Getting out into the field

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It’s always valuable when the people behind the scenes in any organisation get out to the coal-face where the action they support is taking place. So a recent opportunity for some of the Trustees of the Trees for Survival Charitable Trust to do just that was welcomed by all.

TfS National Manager, Don Roa, reports on a very successful visit:
“On Thursday 20 March several of the TfS Trustees visited the Mataia Restoration Project located on the Kaipara Coast Highway near Warkworth.  This large-scale private conservation project of 400 hectares, started in 2005 is made up largely of coastal native forest margin and salt marsh wetland.


Restoration planting at Mataia

“The area boasts rare populations of Fernbird and Banded Rail and is host to a large number of other native bird species. The salt marsh area is a significant roosting ground for arctic waders including Godwits as well as local migrants such as Pied Oystercatchers, Pied Stilts, Banded Dotteral and Caspian Terns.

“As well as the re-vegetation planting with fencing off of bush corridors and riparian margins, there is extensive pest and predator control continuously carried out.

“The Trustees were thrilled to see the TfS programme working on the Mataia project where restoration embraces the further step of improving the region’s biodiversity, particularly with the restored area now an approved Kiwi habitat into which the first North Island Brown Kiwi were released in May 2013.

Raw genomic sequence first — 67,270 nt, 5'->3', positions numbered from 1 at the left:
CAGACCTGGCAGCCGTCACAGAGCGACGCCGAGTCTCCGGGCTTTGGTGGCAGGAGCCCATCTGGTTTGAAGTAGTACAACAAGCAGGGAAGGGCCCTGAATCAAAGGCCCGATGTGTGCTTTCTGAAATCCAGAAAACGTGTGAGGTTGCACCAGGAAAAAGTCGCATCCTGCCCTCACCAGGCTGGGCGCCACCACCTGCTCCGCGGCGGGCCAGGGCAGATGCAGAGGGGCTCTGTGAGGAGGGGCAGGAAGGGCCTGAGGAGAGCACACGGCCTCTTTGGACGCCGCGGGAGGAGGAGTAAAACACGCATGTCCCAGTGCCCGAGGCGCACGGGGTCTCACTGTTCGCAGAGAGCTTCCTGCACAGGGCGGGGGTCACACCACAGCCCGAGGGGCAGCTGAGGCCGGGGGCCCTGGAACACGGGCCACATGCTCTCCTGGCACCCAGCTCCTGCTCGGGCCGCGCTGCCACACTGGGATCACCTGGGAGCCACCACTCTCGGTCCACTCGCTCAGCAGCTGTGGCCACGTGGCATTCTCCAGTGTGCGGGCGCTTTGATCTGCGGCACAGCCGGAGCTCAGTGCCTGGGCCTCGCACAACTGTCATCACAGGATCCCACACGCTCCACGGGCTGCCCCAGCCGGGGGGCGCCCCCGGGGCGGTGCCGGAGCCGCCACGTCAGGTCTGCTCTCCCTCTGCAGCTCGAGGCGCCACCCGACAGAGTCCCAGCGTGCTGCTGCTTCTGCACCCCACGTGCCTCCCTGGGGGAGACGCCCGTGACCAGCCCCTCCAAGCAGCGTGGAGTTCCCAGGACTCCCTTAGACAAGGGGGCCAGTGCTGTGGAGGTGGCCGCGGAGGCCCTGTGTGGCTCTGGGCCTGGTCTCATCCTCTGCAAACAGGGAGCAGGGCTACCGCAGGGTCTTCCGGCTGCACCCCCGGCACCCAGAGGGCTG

Visitors from left: John Guthrie (Pakuranga Rotary Club); Don Bowater (Trustee Secretary/Treasurer); Del Johnston (Adviser to Trust); Noel Holyoake (Trustee); Peter Taylor (Trustee) and Joan Guthrie

“Four TfS schools – AhuroaKaipara FlatsMeadowbank and Tauhoa – contribute to planting programmes. The students of Meadowbank School raise approximately 1000 trees annually which are then planted by them in the riparian margins of the Mataia Stream.”

This long term project managed by Kevin and Gill Adshead is aimed at restoring and enhancing the considerable ecological values of the area. The TfS news August 2012 has a detailed report on the project; see also www.mataia.co.nz/historic_homestead.htm

 

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